Feline immunodeficiency virus subtype C is prevalent in northern part of Taiwan. (2/233)

The seroepidemiological survey of cats conducted in northern part of Taiwan in 1998 revealed that the positive rate of feline immunodeficiency virus (FIV)-infection was 21.9% (7/32) and the rate was much higher than those of previous reports. We succeeded in isolation of three strains of FIV from peripheral blood mononuclear cells of the blood samples. Nucleotide sequences of the env variable V3 to V5 region of the strains revealed that the isolates from distinct areas belong to subtype C. These data together with our previous report (Inada et al. 1997. Arch. Virol., 142: 1459-1467) indicate that FIV subtype C is prevalent in northern part of Taiwan.  (+info)

Suppression of feline immunodeficiency virus replication in vitro by a soluble factor secreted by CD8+ T lymphocytes. (3/233)

Mitogen-activated lymphoblasts isolated from the blood and lymph nodes, but not the spleen, of domestic cats acutely infected with the Petaluma or Glasgow8 isolates of feline immunodeficiency virus (FIV), suppressed the replication of FIV in the MYA-1 T-cell line in a dose-dependent manner. This effect was not limited to the homologous isolate of FIV. The suppressor activity declined with progression to chronic infection, with lower levels of activity detectable only in the lymph nodes. Immunization of domestic cats with whole inactivated FIV vaccine elicited profound suppressor activity in both the blood and lymph nodes. The suppressor activity was associated with the CD8+ T-cell subpopulation, the effect did not appear to be major histocompatibility complex-restricted, and was mediated by a soluble factor(s). This activity may be associated with the control of virus replication during both the asymptomatic stages of FIV infection, and in the protective immunity observed in cats immunized with whole inactivated virus vaccines.  (+info)

Progressive expansion of an L-selectin-negative CD8 cell with anti-feline immunodeficiency virus (FIV) suppressor function in the circulation of FIV-infected cats. (4/233)

The acute stage of feline immunodeficiency virus (FIV) infection is characterized by the appearance of a major CD8 subpopulation with reduced expression of the CD8 beta chain (CD8alpha+betalo). CD8 antiviral activity was subsequently shown to be mediated by the CD8alpha+betalo phenotype, which is the dominant CD8 phenotype in long-term infected cats. Two- and three-color flow cytometric analysis demonstrated that the CD8alpha+betalo subset is L-selectin negative (CD62L-) and has increased expression of CD44, CD49d, and CD18, consistent with an activation phenotype. The CD8alpha+betaloCD62L- cells but not the CD8alpha+betahiCD62L+ cells demonstrated strong antiviral activity in the FIV acute-infection assay. The progressive expansion of the CD8alpha+betaloCD62L- effector subset cells in FIV-infected cats parallels that seen in human immunodeficiency virus (HIV)-infected patients, suggesting that failure in homeostatic mechanisms regulating lymphocyte activation or trafficking (or both) may be a consequence of both HIV and FIV infections.  (+info)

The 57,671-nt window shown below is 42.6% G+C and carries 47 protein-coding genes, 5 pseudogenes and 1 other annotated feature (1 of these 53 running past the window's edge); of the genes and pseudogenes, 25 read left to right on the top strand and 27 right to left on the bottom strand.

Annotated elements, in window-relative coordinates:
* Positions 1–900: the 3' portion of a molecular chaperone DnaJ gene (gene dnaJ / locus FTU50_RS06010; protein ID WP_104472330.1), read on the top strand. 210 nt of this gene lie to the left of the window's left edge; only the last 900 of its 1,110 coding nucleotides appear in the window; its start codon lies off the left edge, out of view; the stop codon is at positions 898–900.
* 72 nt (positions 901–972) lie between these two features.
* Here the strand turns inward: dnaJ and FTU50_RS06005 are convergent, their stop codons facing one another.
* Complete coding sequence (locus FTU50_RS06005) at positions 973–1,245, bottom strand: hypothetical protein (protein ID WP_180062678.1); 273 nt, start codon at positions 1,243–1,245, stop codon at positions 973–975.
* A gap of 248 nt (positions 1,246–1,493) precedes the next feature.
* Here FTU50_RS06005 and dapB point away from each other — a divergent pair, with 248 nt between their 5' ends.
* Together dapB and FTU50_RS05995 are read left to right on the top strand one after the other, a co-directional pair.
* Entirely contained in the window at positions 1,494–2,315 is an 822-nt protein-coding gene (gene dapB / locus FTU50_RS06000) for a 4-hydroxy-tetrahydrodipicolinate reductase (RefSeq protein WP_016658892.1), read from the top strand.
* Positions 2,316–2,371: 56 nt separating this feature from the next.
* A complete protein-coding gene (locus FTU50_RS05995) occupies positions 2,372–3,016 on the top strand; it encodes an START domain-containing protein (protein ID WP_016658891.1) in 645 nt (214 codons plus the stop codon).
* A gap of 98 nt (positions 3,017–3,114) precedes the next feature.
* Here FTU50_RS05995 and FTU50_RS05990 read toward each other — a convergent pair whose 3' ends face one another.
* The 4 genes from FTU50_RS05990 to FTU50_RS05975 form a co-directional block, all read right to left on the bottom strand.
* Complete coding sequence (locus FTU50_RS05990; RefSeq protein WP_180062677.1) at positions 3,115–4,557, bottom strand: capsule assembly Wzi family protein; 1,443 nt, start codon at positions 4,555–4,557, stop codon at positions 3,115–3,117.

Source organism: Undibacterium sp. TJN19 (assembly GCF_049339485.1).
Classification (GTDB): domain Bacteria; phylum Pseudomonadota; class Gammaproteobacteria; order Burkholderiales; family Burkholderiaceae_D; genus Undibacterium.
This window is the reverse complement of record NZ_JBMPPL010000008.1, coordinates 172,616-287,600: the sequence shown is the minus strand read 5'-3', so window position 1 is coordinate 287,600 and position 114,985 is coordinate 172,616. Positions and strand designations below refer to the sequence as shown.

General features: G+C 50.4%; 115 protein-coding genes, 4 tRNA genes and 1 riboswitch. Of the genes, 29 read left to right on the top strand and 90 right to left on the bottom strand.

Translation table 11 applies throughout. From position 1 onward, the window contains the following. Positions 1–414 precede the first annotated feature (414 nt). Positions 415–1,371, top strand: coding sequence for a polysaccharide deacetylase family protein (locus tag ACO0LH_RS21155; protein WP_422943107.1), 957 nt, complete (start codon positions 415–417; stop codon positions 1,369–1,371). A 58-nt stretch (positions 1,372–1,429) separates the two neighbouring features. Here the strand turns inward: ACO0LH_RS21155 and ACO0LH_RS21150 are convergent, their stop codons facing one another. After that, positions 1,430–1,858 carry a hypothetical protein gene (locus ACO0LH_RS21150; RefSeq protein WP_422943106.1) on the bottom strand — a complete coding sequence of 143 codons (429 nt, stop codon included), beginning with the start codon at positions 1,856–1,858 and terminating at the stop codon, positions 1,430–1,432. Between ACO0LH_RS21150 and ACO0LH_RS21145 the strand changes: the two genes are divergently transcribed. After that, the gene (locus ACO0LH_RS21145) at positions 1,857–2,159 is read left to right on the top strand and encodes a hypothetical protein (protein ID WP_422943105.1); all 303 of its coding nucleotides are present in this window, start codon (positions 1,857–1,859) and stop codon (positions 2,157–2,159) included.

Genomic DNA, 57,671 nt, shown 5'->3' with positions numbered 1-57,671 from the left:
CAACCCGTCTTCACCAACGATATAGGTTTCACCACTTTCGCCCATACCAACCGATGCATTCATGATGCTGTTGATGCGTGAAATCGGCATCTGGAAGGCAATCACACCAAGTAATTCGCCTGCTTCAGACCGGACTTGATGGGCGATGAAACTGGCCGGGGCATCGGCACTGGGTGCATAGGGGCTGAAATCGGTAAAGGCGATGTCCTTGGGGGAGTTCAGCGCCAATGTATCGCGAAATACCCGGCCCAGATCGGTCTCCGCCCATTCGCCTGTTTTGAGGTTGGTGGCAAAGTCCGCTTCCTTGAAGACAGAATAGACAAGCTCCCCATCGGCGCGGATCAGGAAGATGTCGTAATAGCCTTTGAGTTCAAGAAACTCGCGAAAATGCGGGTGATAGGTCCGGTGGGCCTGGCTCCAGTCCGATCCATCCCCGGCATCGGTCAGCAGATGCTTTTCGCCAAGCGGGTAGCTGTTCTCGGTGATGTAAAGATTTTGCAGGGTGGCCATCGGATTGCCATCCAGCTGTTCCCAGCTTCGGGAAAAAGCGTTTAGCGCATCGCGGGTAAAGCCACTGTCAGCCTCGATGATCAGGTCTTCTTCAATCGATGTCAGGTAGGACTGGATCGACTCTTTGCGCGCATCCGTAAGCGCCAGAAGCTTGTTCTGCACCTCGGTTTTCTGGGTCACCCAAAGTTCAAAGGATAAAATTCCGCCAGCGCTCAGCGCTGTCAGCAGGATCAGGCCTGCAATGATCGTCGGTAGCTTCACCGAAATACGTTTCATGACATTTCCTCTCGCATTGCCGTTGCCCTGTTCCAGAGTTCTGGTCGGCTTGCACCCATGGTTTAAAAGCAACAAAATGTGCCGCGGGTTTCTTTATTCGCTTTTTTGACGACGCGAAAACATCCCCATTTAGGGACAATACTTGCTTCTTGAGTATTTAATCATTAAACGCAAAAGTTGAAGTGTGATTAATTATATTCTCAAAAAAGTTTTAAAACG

T cells overexpressing interferon-gamma and interleukin-10 are found in both the thymus and secondary lymphoid tissues of feline immunodeficiency virus-infected cats. (5/233)

Similar to human immunodeficiency virus type 1, feline immunodeficiency virus (FIV) replicates in the thymus of infected animals, causing marked alteration in thymic lymphocyte subpopulations. The immune phenotype and cytokine patterns in the thymus and secondary lymphoid tissues of FIV-infected cats were investigated. FIV infection caused an acute-stage transient reduction in CD4CD8 double-positive thymocytes, a marked increase in CD8 single-positive thymocytes, and formation of thymic B cell lymphoid follicles. Interferon (IFN)-gamma and interleukin (IL)-10 mRNA were up-regulated in both the thymus and lymph nodes of FIV-infected cats. Analysis of purified CD4 and CD8 cells revealed that CD4 cells produced most of the IL-10, whereas IFN-gamma was produced by both subsets. Quantitative-competitive reverse-transcription polymerase chain reaction analysis revealed that thymocytes, especially CD4CD8 thymocytes, had much greater levels of gag mRNA than did lymph node T cells. Thus, overexpression of IFN-gamma and IL-10 is a feature of the thymus and secondary lymphoid tissues of FIV-infected cats.  (+info)

In vivo infection of ramified microglia from adult cat central nervous system by feline immunodeficiency virus. (6/233)